Errol Morris: On McNamara And The 'Fog Of War' Errol Morris' Academy Award-Winning documentary about former defense secretary Robert McNamara, The Fog of War: Eleven Lessons from the Life of Robert S. McNamara, offers fresh insight into the man many consider to be the architect of the Vietnam conflict.
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Errol Morris: On McNamara And The 'Fog Of War'

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Errol Morris: On McNamara And The 'Fog Of War'

Errol Morris: On McNamara And The 'Fog Of War'

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We're remembering Robert McNamara, who was considered the architect of the war in Vietnam. He died today at the age of 93. He served as secretary of defense under Presidents Kennedy and Johnson.

For many years, he wouldn't speak about his role in the war. That silence was broken by his 1995 memoir. In 2003, Errol Morris made a movie that tried to penetrate McNamara's enigmatic character. The movie was based on 20 hours of interviews with him, reflecting on the lessons he learned from Vietnam and World War II, in which he helped plan the fire-bombing of Tokyo. Morris' film, "The Fog of War: 11 Lessons from the Life of Robert McNamara," won an Academy Award. Before we hear the interview I recorded with Morris, here's a clip from the beginning of "The Fog of War."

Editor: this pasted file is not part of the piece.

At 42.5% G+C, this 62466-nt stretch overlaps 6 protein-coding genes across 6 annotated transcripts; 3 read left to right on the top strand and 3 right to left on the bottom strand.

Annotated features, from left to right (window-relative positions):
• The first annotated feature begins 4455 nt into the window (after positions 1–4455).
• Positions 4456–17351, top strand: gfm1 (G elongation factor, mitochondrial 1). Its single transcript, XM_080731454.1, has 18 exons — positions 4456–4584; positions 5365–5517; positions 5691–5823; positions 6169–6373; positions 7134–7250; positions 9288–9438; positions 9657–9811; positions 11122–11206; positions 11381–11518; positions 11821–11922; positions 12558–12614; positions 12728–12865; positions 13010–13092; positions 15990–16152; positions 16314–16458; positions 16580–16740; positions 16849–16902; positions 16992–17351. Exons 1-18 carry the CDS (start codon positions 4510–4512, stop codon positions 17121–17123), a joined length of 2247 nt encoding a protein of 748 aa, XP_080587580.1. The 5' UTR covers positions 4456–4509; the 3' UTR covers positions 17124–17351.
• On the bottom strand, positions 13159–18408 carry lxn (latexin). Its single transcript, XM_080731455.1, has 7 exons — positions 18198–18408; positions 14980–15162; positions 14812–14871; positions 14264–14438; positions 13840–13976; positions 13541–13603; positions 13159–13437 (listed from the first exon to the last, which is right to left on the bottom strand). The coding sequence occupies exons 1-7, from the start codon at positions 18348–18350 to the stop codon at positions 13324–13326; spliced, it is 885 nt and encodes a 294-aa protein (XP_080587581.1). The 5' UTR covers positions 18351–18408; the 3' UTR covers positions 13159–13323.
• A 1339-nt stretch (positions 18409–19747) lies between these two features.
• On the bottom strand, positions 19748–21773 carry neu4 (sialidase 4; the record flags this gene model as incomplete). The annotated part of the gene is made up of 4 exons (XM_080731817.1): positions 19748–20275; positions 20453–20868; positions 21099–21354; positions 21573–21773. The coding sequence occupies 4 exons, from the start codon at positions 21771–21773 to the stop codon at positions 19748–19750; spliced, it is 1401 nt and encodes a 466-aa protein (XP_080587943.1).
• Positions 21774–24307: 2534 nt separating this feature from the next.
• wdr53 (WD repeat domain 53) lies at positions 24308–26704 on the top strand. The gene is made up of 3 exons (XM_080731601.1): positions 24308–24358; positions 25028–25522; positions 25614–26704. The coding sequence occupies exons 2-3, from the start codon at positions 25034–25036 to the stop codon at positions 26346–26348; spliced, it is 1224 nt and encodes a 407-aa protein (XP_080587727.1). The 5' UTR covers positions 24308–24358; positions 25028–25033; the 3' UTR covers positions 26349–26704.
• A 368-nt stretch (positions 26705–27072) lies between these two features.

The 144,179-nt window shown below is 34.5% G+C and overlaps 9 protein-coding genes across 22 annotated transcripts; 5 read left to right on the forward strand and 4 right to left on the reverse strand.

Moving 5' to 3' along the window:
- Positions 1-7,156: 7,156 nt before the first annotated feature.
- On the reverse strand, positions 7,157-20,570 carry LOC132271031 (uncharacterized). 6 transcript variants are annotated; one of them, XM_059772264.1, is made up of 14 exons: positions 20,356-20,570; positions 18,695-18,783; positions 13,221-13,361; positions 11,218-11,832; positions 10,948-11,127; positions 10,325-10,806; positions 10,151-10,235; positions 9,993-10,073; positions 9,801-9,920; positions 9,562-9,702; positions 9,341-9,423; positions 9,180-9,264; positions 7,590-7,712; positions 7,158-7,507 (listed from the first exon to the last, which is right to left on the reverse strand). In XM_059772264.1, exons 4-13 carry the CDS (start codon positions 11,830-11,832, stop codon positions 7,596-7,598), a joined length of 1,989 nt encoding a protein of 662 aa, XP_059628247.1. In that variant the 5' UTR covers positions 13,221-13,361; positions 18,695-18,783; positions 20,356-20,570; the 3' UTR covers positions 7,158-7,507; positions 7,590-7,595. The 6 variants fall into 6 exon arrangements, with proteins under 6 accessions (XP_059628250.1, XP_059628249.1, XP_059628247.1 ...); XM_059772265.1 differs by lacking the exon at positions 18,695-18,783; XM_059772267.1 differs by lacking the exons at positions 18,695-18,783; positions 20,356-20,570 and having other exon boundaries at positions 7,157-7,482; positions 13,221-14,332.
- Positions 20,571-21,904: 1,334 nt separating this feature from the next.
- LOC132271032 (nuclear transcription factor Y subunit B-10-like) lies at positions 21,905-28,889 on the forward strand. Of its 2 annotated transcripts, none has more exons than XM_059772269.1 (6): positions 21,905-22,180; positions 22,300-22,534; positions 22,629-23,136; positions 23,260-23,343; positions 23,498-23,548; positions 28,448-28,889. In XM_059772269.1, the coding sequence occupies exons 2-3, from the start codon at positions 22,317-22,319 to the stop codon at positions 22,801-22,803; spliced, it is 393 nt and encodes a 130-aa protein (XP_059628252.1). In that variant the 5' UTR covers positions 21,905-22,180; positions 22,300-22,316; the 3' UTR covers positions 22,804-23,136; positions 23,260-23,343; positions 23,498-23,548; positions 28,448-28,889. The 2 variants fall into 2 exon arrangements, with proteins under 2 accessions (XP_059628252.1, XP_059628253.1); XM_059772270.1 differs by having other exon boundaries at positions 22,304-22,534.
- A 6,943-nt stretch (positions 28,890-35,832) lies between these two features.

(Soundbite of movie, "The Fog of War: 11 Lessons from the Life of Robert McNamara")

(Soundbite of music)

Mr. McNAMARA: It's almost impossible for our people today to put themselves back into that period. In my seven years as secretary, we came within a hair's breadth of war with the Soviet Union on three different occasions. Twenty-four hours a day, 365 days a year for seven years as secretary of defense, I lived the Cold War.

(Soundbite of explosion)

Mr. McNAMARA: During the Kennedy administration, they designed a 100-megaton bomb. It was tested in the atmosphere. I remember this. Cold War. Hell, it was a hot war.

GROSS: You know, one of the things that really astonished me watching "The Fog of War" was that McNamara was really lively, anecdotal, interesting, and I always thought of him, among other things, as cold and kind of inaccessible - in other words that you'd never get anything out of him.

(Soundbite of laughter)

GROSS: Give me an example of something he said that really surprised you.

Mr. ERROL MORRIS (Writer, Director): Well, the most surprising thing was discovering that his role in Vietnam was different than I had thought. Remember, the Vietnam War was known to many people as McNamara's War. He became not only associated with the war, people thought of it as his war, as though he was the person primarily responsible for it.